Euthanasia Essay, Research Paper
Voluntary euthanasia is a very contentious issue in today?s society. This is where a terminally ill patient?s life is ended at their request. The law allows doctors to withdraw treatment or administer high doses of pain-relieving drugs even though they expect this will result in death. However, euthanasia is still considered a serious crime.
Advocates of euthanasia argue that it prevents terminally-ill patients from pointlessly suffering and that it lets them die with dignity. For instance, Ken explains to the judge that he doesn?t want to continue living such a degrading life where he can?t even ?urinate for himself? and has to be rolled over by nurses so he does not ?rot away from bedsores?.
It is also argued that we have no right to prevent people doing anything that does not harm others in a free society. Therefore, we should legalise euthanasia. Ken is a good example of this. He is prevented from dying despite the fact he has made a ?calm rational decision? to die as Dr Scott explains it at the end of Act One.
The final argument is that since the law already allows the removal of treatment or the administration of high doses of painkillers, hastening the patient?s termination, euthanasia should be legalised to make the law consistent.
The most emphatic opponent of euthanasia is the Catholic Church. Its beliefs on this issue are based on the Doctrine of the Sanctity of Human Life. This doctrine states that it is utterly wrong to destroy human life. Based on this premise the main arguments for euthanasia can be debated:
The advantages of avoiding suffering and preserving dignity are negated by the evil of taking a human?s life.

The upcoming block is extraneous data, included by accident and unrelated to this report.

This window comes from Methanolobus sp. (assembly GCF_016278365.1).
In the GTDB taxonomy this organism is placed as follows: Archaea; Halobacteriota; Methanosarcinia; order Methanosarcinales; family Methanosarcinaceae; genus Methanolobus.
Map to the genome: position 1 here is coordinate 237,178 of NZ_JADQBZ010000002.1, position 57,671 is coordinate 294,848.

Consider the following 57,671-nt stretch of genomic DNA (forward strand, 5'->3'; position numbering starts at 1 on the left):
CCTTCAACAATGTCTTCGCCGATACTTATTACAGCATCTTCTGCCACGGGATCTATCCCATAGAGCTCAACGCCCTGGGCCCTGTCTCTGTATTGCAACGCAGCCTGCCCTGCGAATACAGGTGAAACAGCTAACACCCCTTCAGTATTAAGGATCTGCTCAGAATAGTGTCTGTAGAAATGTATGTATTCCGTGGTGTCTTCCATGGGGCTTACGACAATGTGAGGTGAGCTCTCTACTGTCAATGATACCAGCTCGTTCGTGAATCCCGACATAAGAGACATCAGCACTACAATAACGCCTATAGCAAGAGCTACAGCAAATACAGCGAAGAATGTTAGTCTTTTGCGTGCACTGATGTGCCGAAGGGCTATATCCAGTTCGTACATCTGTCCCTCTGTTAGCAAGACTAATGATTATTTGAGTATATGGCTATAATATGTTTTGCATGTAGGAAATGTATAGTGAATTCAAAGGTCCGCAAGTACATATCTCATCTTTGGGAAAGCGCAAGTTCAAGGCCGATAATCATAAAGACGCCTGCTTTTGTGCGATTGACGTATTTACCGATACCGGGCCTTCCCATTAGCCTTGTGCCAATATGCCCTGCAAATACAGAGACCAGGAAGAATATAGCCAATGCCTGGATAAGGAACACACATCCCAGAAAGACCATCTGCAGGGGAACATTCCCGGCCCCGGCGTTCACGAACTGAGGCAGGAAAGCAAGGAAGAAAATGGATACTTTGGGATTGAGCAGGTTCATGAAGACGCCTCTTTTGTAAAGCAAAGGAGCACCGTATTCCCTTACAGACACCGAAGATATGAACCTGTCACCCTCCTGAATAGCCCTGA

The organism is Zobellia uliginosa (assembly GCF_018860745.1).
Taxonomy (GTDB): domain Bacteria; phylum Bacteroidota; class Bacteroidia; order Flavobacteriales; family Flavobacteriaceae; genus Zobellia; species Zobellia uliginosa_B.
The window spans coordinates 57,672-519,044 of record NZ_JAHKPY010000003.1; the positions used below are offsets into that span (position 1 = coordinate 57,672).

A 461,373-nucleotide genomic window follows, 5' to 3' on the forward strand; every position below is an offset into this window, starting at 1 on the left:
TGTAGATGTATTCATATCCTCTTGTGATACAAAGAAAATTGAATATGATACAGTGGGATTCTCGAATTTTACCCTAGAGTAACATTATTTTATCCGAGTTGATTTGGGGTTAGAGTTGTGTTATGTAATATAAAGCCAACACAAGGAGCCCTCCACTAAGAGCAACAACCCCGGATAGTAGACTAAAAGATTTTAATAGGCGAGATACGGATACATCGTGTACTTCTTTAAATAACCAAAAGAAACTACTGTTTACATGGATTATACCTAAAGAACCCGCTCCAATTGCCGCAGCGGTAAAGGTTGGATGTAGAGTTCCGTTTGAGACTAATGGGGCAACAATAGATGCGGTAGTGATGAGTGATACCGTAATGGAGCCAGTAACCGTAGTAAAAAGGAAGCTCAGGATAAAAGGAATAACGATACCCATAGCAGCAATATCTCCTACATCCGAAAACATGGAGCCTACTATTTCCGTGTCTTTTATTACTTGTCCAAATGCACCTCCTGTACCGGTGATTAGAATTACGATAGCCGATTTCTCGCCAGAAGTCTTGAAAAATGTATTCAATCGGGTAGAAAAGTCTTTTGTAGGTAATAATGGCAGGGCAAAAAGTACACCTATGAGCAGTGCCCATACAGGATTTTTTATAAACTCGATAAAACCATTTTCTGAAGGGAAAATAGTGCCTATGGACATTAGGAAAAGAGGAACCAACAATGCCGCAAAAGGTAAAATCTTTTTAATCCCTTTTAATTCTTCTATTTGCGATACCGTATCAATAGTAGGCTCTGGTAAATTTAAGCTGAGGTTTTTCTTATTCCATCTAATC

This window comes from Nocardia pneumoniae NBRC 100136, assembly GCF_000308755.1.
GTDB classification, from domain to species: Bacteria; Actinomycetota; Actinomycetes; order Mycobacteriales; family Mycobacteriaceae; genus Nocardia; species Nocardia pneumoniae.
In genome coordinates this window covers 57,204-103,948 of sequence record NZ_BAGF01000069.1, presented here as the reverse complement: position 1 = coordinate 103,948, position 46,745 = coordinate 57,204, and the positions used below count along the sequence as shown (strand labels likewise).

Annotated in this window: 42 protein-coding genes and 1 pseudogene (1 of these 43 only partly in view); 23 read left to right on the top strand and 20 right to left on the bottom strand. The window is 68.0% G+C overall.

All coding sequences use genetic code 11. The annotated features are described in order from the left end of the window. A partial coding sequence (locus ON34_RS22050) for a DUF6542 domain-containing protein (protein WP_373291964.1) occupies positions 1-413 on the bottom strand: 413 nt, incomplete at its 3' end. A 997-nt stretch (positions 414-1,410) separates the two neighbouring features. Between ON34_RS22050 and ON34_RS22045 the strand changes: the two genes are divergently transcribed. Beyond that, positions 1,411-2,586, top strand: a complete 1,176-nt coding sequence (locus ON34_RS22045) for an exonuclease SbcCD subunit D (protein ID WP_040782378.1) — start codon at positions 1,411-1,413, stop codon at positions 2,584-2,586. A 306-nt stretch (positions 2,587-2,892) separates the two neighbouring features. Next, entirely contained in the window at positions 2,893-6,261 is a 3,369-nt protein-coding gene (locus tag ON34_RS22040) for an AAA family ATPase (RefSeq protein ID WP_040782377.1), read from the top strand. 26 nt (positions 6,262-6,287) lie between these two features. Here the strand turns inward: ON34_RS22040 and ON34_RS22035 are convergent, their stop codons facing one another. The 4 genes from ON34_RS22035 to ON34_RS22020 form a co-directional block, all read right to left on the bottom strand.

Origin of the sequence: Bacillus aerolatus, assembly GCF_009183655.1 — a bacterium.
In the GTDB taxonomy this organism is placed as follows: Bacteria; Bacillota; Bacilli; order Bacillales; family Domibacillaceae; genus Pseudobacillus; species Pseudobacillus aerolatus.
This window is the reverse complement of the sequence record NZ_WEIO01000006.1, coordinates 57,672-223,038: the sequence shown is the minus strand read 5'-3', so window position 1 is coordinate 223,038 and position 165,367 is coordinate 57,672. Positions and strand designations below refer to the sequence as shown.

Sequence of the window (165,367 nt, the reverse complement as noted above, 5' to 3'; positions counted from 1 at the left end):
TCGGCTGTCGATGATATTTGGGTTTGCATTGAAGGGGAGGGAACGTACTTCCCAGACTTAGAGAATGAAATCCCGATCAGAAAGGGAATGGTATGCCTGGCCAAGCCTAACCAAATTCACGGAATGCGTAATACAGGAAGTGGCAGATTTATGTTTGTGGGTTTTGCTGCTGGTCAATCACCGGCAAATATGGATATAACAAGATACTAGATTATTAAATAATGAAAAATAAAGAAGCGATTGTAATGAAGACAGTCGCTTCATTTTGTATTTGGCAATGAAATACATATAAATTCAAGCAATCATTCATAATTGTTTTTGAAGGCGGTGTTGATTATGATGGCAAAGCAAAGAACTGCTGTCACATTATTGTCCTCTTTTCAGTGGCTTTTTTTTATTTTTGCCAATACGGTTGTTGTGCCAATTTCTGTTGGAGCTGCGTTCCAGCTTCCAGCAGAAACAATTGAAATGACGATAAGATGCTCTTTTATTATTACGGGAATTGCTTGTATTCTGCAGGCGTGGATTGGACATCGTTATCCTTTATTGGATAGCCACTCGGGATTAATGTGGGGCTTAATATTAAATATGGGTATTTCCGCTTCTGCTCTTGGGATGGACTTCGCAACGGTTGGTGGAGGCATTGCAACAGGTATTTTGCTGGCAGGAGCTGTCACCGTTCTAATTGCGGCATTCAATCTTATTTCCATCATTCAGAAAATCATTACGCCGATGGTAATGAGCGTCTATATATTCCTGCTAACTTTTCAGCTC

The law is obliged to ban acts that are grossly immoral, and therefore we should not allow euthanasia.
By removing treatment or administering high doses of pain-killers the doctor does not actually do anything that is immoral.
There are also many practical problems with legislation. It is possible that euthanasia could be misused by unscrupulous people who want the patients?s legacy, or by hospitals trying to save money. Then there are also problems with creating legislation. For example, who decides if a patient is mentally ill and unable to make a rational decision about euthanasia? In the play Ken has to be examined by a psychologist named Dr Barr who decides he is sane and suffering from ?reactive depression? and that he is ?reacting in a perfectly rational way to his situation.? However, Dr Barr could of easily made a mistake and diagnosed Ken with a mental illness, and Ken could of been forced to live the rest of his life with the ?high spot ? of his day being a ?new catheter? or ?an enema?.
Opponents also argue that cures may be found for patients such as Ken. However, the fact is that most patients can not bear to wait for a cure when they live such debased lives, and they believe their life to be a hopeless cause. For instance, Ken says ?I am almost completely paralysed and I will always be that way.?, when he talks to Mr Hill.
To summarise, the arguments for and against euthanasia are fairly clear if we are objective. However, I am subjective and on the basis that that a large majority of terminations are comfortably decided by our present system there is no need to legalise euthanasia. To do this will open the right to a ?good death? to the vagaries of theologians, legislators, medical practicioners, etc. who may be divorced from the realities of lying in a bed of pain, excreta and debasement!
Clark, Brian; ?Whose Life Is It Anyway??, published by Samuel French.
Taylor, Barry; ?Euthanasia-is it a ?good? death??